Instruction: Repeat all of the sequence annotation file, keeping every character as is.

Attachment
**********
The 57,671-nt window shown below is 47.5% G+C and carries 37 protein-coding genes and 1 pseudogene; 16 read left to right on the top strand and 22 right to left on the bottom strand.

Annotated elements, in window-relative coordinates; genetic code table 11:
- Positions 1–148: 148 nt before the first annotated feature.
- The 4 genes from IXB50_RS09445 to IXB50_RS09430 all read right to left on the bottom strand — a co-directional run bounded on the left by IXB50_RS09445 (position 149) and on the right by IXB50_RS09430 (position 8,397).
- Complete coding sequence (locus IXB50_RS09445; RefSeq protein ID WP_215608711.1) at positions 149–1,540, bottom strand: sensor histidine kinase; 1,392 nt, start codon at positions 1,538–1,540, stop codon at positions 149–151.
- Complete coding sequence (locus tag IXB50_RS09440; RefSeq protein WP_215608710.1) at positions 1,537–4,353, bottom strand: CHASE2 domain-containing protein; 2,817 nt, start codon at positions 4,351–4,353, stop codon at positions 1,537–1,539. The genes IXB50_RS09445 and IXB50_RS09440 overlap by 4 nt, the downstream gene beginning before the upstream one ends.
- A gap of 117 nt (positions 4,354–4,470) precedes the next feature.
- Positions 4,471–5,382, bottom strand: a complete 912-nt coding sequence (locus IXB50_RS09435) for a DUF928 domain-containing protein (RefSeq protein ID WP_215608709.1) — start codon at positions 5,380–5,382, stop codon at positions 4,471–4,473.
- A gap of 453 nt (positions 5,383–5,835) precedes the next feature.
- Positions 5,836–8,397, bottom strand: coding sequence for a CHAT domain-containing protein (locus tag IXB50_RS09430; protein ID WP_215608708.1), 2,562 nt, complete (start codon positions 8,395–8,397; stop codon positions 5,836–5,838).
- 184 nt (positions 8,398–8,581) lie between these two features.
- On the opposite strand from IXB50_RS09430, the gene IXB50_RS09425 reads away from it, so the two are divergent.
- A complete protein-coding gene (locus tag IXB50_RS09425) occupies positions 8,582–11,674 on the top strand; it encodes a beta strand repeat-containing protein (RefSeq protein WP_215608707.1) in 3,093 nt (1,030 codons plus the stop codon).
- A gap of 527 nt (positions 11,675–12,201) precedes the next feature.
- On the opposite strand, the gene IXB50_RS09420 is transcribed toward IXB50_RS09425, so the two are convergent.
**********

The 57,671-nt window shown below is 47.5% G+C and carries 37 protein-coding genes and 1 pseudogene; 16 read left to right on the top strand and 22 right to left on the bottom strand.

Annotated elements, in window-relative coordinates; genetic code table 11:
- Positions 1–148: 148 nt before the first annotated feature.
- The 4 genes from IXB50_RS09445 to IXB50_RS09430 all read right to left on the bottom strand — a co-directional run bounded on the left by IXB50_RS09445 (position 149) and on the right by IXB50_RS09430 (position 8,397).
- Complete coding sequence (locus IXB50_RS09445; RefSeq protein ID WP_215608711.1) at positions 149–1,540, bottom strand: sensor histidine kinase; 1,392 nt, start codon at positions 1,538–1,540, stop codon at positions 149–151.
- Complete coding sequence (locus tag IXB50_RS09440; RefSeq protein WP_215608710.1) at positions 1,537–4,353, bottom strand: CHASE2 domain-containing protein; 2,817 nt, start codon at positions 4,351–4,353, stop codon at positions 1,537–1,539. The genes IXB50_RS09445 and IXB50_RS09440 overlap by 4 nt, the downstream gene beginning before the upstream one ends.
- A gap of 117 nt (positions 4,354–4,470) precedes the next feature.
- Positions 4,471–5,382, bottom strand: a complete 912-nt coding sequence (locus IXB50_RS09435) for a DUF928 domain-containing protein (RefSeq protein ID WP_215608709.1) — start codon at positions 5,380–5,382, stop codon at positions 4,471–4,473.
- A gap of 453 nt (positions 5,383–5,835) precedes the next feature.
- Positions 5,836–8,397, bottom strand: coding sequence for a CHAT domain-containing protein (locus tag IXB50_RS09430; protein ID WP_215608708.1), 2,562 nt, complete (start codon positions 8,395–8,397; stop codon positions 5,836–5,838).
- 184 nt (positions 8,398–8,581) lie between these two features.
- On the opposite strand from IXB50_RS09430, the gene IXB50_RS09425 reads away from it, so the two are divergent.
- A complete protein-coding gene (locus tag IXB50_RS09425) occupies positions 8,582–11,674 on the top strand; it encodes a beta strand repeat-containing protein (RefSeq protein WP_215608707.1) in 3,093 nt (1,030 codons plus the stop codon).
- A gap of 527 nt (positions 11,675–12,201) precedes the next feature.
- On the opposite strand, the gene IXB50_RS09420 is transcribed toward IXB50_RS09425, so the two are convergent.